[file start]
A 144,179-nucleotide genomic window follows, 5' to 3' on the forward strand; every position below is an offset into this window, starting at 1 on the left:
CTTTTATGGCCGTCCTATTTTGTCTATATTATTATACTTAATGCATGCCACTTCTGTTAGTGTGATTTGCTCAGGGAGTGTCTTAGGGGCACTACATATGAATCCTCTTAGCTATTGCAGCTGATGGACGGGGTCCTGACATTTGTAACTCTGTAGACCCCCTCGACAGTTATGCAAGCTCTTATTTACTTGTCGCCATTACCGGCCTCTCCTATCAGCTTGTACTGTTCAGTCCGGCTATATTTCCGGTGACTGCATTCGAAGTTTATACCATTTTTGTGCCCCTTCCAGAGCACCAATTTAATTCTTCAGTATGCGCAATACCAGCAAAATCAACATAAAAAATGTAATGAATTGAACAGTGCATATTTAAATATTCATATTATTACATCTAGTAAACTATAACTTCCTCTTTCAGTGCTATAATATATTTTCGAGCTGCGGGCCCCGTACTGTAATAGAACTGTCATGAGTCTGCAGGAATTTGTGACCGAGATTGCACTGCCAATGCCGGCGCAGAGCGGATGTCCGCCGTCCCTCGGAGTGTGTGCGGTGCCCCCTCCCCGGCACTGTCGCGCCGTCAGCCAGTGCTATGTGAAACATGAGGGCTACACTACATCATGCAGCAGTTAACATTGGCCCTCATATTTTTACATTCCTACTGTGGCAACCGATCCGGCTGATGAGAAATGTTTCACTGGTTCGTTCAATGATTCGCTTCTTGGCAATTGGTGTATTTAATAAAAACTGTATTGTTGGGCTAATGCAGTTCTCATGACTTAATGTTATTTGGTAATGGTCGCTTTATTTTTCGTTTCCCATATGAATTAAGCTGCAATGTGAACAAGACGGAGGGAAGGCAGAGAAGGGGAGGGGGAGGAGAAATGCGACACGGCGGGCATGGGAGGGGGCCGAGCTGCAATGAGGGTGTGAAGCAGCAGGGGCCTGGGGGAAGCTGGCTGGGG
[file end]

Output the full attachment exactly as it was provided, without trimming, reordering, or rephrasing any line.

A 144,179-nucleotide genomic window follows, 5' to 3' on the forward strand; every position below is an offset into this window, starting at 1 on the left:
CTTTTATGGCCGTCCTATTTTGTCTATATTATTATACTTAATGCATGCCACTTCTGTTAGTGTGATTTGCTCAGGGAGTGTCTTAGGGGCACTACATATGAATCCTCTTAGCTATTGCAGCTGATGGACGGGGTCCTGACATTTGTAACTCTGTAGACCCCCTCGACAGTTATGCAAGCTCTTATTTACTTGTCGCCATTACCGGCCTCTCCTATCAGCTTGTACTGTTCAGTCCGGCTATATTTCCGGTGACTGCATTCGAAGTTTATACCATTTTTGTGCCCCTTCCAGAGCACCAATTTAATTCTTCAGTATGCGCAATACCAGCAAAATCAACATAAAAAATGTAATGAATTGAACAGTGCATATTTAAATATTCATATTATTACATCTAGTAAACTATAACTTCCTCTTTCAGTGCTATAATATATTTTCGAGCTGCGGGCCCCGTACTGTAATAGAACTGTCATGAGTCTGCAGGAATTTGTGACCGAGATTGCACTGCCAATGCCGGCGCAGAGCGGATGTCCGCCGTCCCTCGGAGTGTGTGCGGTGCCCCCTCCCCGGCACTGTCGCGCCGTCAGCCAGTGCTATGTGAAACATGAGGGCTACACTACATCATGCAGCAGTTAACATTGGCCCTCATATTTTTACATTCCTACTGTGGCAACCGATCCGGCTGATGAGAAATGTTTCACTGGTTCGTTCAATGATTCGCTTCTTGGCAATTGGTGTATTTAATAAAAACTGTATTGTTGGGCTAATGCAGTTCTCATGACTTAATGTTATTTGGTAATGGTCGCTTTATTTTTCGTTTCCCATATGAATTAAGCTGCAATGTGAACAAGACGGAGGGAAGGCAGAGAAGGGGAGGGGGAGGAGAAATGCGACACGGCGGGCATGGGAGGGGGCCGAGCTGCAATGAGGGTGTGAAGCAGCAGGGGCCTGGGGGAAGCTGGCTGGGG